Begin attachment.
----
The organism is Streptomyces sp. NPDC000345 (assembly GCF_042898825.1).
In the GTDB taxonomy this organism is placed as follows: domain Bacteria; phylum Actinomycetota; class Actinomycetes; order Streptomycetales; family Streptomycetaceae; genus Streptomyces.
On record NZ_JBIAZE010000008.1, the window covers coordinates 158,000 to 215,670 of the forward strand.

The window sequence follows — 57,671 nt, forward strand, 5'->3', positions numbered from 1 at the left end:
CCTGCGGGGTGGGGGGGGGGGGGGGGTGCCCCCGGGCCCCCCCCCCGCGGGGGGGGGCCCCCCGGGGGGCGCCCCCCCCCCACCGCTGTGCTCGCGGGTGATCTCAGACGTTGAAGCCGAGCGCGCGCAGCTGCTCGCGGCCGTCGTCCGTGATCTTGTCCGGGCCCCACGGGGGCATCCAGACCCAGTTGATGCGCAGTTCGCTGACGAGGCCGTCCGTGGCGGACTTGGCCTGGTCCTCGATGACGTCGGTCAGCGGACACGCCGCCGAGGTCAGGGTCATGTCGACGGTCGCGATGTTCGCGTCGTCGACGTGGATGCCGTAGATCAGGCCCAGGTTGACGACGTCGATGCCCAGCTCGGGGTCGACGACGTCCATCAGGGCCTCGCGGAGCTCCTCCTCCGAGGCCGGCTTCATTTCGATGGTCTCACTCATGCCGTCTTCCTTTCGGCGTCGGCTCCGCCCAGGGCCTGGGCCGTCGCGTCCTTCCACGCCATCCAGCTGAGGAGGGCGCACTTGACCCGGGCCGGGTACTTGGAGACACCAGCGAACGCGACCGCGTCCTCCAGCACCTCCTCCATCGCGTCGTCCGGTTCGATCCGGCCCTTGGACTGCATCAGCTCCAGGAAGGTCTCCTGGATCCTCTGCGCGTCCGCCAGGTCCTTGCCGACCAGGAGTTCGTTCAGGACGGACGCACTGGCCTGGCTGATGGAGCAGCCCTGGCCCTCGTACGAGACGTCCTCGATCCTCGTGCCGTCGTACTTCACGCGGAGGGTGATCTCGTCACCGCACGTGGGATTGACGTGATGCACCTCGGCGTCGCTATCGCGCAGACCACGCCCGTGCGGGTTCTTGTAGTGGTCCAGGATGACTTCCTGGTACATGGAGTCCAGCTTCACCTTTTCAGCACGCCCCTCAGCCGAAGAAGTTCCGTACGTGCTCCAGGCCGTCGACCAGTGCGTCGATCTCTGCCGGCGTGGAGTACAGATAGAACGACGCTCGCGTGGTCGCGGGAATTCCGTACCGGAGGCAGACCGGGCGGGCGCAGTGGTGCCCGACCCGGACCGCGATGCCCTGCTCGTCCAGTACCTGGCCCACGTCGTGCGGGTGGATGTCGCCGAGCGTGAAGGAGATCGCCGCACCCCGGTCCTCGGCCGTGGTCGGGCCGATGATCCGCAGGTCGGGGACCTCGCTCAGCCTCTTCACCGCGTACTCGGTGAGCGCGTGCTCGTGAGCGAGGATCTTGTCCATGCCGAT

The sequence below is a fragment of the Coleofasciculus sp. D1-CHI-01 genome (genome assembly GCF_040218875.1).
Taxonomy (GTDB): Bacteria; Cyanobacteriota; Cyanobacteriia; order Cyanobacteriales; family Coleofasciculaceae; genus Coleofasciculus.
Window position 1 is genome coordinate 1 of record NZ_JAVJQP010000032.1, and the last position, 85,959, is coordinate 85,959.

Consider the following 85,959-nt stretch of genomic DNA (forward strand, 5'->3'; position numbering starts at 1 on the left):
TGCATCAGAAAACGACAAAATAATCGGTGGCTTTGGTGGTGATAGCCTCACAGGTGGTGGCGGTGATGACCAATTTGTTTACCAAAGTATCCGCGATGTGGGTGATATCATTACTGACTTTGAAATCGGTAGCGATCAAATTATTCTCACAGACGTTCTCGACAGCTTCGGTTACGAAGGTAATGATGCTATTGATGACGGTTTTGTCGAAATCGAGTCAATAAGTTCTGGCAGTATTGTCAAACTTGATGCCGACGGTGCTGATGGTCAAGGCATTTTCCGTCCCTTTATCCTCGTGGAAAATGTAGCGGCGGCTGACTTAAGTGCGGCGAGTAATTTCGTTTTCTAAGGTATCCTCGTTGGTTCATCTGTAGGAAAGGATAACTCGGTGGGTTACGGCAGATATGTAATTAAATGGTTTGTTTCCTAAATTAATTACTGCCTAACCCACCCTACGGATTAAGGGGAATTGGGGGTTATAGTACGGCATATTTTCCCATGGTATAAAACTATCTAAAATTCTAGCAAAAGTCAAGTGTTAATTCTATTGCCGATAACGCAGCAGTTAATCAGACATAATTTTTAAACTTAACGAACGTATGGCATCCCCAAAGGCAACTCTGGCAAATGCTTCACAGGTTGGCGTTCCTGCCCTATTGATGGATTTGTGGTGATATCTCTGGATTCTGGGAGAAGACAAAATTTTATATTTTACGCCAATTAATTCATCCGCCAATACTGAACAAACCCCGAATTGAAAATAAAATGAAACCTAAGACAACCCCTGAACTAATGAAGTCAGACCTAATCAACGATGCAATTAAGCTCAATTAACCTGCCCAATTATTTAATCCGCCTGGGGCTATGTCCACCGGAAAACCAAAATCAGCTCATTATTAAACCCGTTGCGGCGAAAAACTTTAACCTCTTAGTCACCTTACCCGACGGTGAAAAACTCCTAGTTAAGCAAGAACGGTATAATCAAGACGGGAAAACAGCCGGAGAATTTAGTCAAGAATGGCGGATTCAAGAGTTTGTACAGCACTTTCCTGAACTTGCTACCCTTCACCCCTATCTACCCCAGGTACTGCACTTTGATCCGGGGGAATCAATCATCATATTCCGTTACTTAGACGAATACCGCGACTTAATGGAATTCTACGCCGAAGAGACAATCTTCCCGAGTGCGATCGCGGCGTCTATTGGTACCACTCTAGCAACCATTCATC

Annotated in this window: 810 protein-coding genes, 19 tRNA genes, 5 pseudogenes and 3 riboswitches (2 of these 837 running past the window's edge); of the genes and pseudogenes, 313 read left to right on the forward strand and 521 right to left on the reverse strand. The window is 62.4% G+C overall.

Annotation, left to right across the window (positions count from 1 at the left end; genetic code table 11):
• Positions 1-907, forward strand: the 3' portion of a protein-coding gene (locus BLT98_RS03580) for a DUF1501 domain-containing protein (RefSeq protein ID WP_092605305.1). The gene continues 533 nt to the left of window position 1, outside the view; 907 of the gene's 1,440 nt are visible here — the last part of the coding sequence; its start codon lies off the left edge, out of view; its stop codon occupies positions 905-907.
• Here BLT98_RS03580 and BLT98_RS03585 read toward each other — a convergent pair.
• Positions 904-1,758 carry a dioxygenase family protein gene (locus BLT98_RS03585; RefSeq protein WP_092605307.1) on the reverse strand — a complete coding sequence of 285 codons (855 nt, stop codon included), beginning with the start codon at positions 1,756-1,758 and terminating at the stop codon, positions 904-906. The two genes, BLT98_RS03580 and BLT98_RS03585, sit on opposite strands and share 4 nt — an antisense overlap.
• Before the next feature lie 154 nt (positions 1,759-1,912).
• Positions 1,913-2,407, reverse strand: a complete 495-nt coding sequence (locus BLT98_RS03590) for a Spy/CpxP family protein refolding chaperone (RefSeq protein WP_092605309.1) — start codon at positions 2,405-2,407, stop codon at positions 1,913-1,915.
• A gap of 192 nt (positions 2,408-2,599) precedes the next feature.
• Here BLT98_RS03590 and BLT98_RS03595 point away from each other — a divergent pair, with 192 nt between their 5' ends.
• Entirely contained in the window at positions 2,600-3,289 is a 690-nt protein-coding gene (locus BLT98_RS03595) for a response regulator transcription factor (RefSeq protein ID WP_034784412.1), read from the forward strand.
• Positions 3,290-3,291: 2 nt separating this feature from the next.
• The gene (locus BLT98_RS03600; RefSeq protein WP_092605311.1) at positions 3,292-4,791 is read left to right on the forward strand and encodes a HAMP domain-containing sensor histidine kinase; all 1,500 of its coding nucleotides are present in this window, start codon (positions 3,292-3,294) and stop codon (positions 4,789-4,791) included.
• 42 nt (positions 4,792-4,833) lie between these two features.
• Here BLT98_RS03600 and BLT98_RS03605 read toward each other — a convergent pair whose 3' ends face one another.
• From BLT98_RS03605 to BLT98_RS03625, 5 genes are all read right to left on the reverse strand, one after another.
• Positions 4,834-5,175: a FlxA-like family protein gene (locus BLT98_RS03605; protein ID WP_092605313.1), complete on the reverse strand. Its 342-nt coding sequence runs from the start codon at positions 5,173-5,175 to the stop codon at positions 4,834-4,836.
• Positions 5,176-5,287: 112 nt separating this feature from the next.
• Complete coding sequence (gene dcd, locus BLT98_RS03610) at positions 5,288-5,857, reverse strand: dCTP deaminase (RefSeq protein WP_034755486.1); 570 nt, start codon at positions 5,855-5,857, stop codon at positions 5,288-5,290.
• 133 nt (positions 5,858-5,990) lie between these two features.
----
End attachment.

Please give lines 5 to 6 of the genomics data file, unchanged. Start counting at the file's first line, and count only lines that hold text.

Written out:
CCTGCGGGGTGGGGGGGGGGGGGGGGTGCCCCCGGGCCCCCCCCCCGCGGGGGGGGGCCCCCCGGGGGGCGCCCCCCCCCCACCGCTGTGCTCGCGGGTGATCTCAGACGTTGAAGCCGAGCGCGCGCAGCTGCTCGCGGCCGTCGTCCGTGATCTTGTCCGGGCCCCACGGGGGCATCCAGACCCAGTTGATGCGCAGTTCGCTGACGAGGCCGTCCGTGGCGGACTTGGCCTGGTCCTCGATGACGTCGGTCAGCGGACACGCCGCCGAGGTCAGGGTCATGTCGACGGTCGCGATGTTCGCGTCGTCGACGTGGATGCCGTAGATCAGGCCCAGGTTGACGACGTCGATGCCCAGCTCGGGGTCGACGACGTCCATCAGGGCCTCGCGGAGCTCCTCCTCCGAGGCCGGCTTCATTTCGATGGTCTCACTCATGCCGTCTTCCTTTCGGCGTCGGCTCCGCCCAGGGCCTGGGCCGTCGCGTCCTTCCACGCCATCCAGCTGAGGAGGGCGCACTTGACCCGGGCCGGGTACTTGGAGACACCAGCGAACGCGACCGCGTCCTCCAGCACCTCCTCCATCGCGTCGTCCGGTTCGATCCGGCCCTTGGACTGCATCAGCTCCAGGAAGGTCTCCTGGATCCTCTGCGCGTCCGCCAGGTCCTTGCCGACCAGGAGTTCGTTCAGGACGGACGCACTGGCCTGGCTGATGGAGCAGCCCTGGCCCTCGTACGAGACGTCCTCGATCCTCGTGCCGTCGTACTTCACGCGGAGGGTGATCTCGTCACCGCACGTGGGATTGACGTGATGCACCTCGGCGTCGCTATCGCGCAGACCACGCCCGTGCGGGTTCTTGTAGTGGTCCAGGATGACTTCCTGGTACATGGAGTCCAGCTTCACCTTTTCAGCACGCCCCTCAGCCGAAGAAGTTCCGTACGTGCTCCAGGCCGTCGACCAGTGCGTCGATCTCTGCCGGCGTGGAGTACAGATAGAACGACGCTCGCGTGGTCGCGGGAATTCCGTACCGGAGGCAGACCGGGCGGGCGCAGTGGTGCCCGACCCGGACCGCGATGCCCTGCTCGTCCAGTACCTGGCCCACGTCGTGCGGGTGGATGTCGCCGAGCGTGAAGGAGATCGCCGCACCCCGGTCCTCGGCCGTGGTCGGGCCGATGATCCGCAGGTCGGGGACCTCGCTCAGCCTCTTCACCGCGTACTCGGTGAGCGCGTGCTCGTGAGCGAGGATCTTGTCCATGCCGAT

The sequence below is a fragment of the Coleofasciculus sp. D1-CHI-01 genome (genome assembly GCF_040218875.1).